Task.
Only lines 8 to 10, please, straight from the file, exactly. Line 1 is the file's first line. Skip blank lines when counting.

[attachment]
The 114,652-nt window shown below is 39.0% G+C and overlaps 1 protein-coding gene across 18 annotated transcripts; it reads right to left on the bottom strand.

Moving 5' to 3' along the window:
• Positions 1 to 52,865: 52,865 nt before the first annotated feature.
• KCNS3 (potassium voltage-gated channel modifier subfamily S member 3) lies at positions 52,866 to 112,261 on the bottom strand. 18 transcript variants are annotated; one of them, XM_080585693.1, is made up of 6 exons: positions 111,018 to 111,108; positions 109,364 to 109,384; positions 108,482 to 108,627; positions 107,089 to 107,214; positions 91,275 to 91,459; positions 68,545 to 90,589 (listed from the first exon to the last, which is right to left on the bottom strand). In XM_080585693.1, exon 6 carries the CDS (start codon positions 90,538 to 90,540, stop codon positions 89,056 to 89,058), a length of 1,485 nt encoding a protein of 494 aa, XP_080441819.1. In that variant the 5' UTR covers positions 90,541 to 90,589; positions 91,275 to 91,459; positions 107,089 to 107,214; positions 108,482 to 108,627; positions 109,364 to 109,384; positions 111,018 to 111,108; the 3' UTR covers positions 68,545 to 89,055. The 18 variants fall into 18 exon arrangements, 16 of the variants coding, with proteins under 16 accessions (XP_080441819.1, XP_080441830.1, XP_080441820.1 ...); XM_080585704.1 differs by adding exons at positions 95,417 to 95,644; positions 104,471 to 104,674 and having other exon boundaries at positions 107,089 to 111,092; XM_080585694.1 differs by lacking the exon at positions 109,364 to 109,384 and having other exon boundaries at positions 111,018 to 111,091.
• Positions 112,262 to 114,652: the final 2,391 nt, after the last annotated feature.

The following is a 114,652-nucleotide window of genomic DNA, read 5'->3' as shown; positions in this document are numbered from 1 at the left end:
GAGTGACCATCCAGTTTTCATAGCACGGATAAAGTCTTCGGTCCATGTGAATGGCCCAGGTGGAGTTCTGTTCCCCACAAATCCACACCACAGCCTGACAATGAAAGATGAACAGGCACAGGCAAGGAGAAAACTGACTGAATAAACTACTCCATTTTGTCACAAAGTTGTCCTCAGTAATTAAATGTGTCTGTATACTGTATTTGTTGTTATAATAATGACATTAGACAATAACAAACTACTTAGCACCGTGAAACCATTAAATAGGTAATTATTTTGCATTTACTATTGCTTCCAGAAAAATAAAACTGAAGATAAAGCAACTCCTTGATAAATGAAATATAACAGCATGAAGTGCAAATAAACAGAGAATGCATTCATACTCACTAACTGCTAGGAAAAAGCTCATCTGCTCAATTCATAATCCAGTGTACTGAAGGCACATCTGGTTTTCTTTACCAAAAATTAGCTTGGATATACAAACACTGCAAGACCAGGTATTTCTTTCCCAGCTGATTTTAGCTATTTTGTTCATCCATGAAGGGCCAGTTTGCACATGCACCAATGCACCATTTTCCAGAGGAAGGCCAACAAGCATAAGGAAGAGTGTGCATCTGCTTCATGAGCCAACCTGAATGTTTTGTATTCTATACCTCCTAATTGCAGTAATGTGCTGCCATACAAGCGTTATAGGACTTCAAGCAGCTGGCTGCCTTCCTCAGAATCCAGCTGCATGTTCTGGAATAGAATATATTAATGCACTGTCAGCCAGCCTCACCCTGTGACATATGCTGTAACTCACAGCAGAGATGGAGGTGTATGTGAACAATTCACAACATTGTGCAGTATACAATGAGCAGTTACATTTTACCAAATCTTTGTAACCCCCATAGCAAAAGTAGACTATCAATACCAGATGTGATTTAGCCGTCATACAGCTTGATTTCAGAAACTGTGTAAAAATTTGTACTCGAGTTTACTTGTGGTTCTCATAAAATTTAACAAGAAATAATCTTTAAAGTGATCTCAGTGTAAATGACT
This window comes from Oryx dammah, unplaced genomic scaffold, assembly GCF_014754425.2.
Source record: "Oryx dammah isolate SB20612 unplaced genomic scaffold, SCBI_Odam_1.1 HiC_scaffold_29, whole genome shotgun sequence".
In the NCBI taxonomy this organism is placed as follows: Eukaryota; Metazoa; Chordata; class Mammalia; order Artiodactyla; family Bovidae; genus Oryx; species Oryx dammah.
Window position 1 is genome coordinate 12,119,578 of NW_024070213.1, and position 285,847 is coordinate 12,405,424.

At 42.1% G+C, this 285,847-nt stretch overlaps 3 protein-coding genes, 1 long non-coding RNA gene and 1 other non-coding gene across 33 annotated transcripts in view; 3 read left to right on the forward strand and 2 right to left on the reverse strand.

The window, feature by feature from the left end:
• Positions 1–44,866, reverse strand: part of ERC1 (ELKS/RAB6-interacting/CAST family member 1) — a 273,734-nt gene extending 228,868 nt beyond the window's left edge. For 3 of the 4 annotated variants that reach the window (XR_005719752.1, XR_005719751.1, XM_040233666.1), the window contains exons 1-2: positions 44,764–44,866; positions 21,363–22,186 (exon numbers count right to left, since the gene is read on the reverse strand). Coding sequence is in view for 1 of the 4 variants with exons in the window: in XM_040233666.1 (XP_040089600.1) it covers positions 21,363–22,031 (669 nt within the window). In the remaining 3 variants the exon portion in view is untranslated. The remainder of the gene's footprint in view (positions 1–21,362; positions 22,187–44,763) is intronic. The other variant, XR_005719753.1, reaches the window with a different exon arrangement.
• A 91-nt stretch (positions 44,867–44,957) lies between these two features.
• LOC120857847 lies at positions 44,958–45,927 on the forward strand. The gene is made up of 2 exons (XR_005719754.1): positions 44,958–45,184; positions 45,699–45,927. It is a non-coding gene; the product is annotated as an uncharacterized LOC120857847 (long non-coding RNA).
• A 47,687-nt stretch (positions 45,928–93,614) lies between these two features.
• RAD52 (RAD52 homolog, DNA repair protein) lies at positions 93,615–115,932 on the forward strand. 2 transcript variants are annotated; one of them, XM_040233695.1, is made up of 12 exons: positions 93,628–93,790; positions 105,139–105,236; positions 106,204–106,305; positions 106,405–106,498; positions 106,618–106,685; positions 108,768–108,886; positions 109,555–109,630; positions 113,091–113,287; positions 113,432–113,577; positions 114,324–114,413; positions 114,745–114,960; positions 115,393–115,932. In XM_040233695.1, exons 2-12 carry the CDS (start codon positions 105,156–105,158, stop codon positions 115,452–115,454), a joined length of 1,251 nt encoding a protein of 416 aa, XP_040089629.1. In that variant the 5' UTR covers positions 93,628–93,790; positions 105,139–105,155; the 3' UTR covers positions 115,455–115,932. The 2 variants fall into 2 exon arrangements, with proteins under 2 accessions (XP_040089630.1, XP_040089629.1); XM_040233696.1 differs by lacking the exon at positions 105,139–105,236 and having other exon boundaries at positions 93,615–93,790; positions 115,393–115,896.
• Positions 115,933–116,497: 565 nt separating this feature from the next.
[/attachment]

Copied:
This window comes from Oryx dammah, unplaced genomic scaffold, assembly GCF_014754425.2.
Source record: "Oryx dammah isolate SB20612 unplaced genomic scaffold, SCBI_Odam_1.1 HiC_scaffold_29, whole genome shotgun sequence".
In the NCBI taxonomy this organism is placed as follows: Eukaryota; Metazoa; Chordata; class Mammalia; order Artiodactyla; family Bovidae; genus Oryx; species Oryx dammah.